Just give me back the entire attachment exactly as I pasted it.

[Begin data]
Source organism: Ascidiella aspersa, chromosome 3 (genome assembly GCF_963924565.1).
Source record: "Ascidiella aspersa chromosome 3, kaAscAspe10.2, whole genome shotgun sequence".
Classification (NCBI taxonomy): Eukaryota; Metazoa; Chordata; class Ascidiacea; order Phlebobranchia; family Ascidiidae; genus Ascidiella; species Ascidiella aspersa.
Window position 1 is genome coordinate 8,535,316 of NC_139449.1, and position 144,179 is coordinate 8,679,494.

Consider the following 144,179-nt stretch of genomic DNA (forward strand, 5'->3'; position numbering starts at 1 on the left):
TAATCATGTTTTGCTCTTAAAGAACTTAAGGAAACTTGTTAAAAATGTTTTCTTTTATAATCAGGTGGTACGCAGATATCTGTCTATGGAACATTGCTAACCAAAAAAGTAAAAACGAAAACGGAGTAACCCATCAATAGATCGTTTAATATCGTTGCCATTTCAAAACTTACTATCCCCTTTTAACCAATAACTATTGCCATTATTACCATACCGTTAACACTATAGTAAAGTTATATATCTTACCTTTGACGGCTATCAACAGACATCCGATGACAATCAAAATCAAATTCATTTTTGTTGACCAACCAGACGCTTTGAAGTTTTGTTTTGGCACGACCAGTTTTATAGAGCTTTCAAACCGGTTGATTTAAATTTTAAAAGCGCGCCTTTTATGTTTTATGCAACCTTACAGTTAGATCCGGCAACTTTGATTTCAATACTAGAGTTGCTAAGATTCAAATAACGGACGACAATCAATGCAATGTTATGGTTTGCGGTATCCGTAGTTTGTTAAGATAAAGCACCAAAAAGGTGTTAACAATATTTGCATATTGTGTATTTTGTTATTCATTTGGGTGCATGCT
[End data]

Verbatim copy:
Source organism: Ascidiella aspersa, chromosome 3 (genome assembly GCF_963924565.1).
Source record: "Ascidiella aspersa chromosome 3, kaAscAspe10.2, whole genome shotgun sequence".
Classification (NCBI taxonomy): Eukaryota; Metazoa; Chordata; class Ascidiacea; order Phlebobranchia; family Ascidiidae; genus Ascidiella; species Ascidiella aspersa.
Window position 1 is genome coordinate 8,535,316 of NC_139449.1, and position 144,179 is coordinate 8,679,494.

Consider the following 144,179-nt stretch of genomic DNA (forward strand, 5'->3'; position numbering starts at 1 on the left):
TAATCATGTTTTGCTCTTAAAGAACTTAAGGAAACTTGTTAAAAATGTTTTCTTTTATAATCAGGTGGTACGCAGATATCTGTCTATGGAACATTGCTAACCAAAAAAGTAAAAACGAAAACGGAGTAACCCATCAATAGATCGTTTAATATCGTTGCCATTTCAAAACTTACTATCCCCTTTTAACCAATAACTATTGCCATTATTACCATACCGTTAACACTATAGTAAAGTTATATATCTTACCTTTGACGGCTATCAACAGACATCCGATGACAATCAAAATCAAATTCATTTTTGTTGACCAACCAGACGCTTTGAAGTTTTGTTTTGGCACGACCAGTTTTATAGAGCTTTCAAACCGGTTGATTTAAATTTTAAAAGCGCGCCTTTTATGTTTTATGCAACCTTACAGTTAGATCCGGCAACTTTGATTTCAATACTAGAGTTGCTAAGATTCAAATAACGGACGACAATCAATGCAATGTTATGGTTTGCGGTATCCGTAGTTTGTTAAGATAAAGCACCAAAAAGGTGTTAACAATATTTGCATATTGTGTATTTTGTTATTCATTTGGGTGCATGCT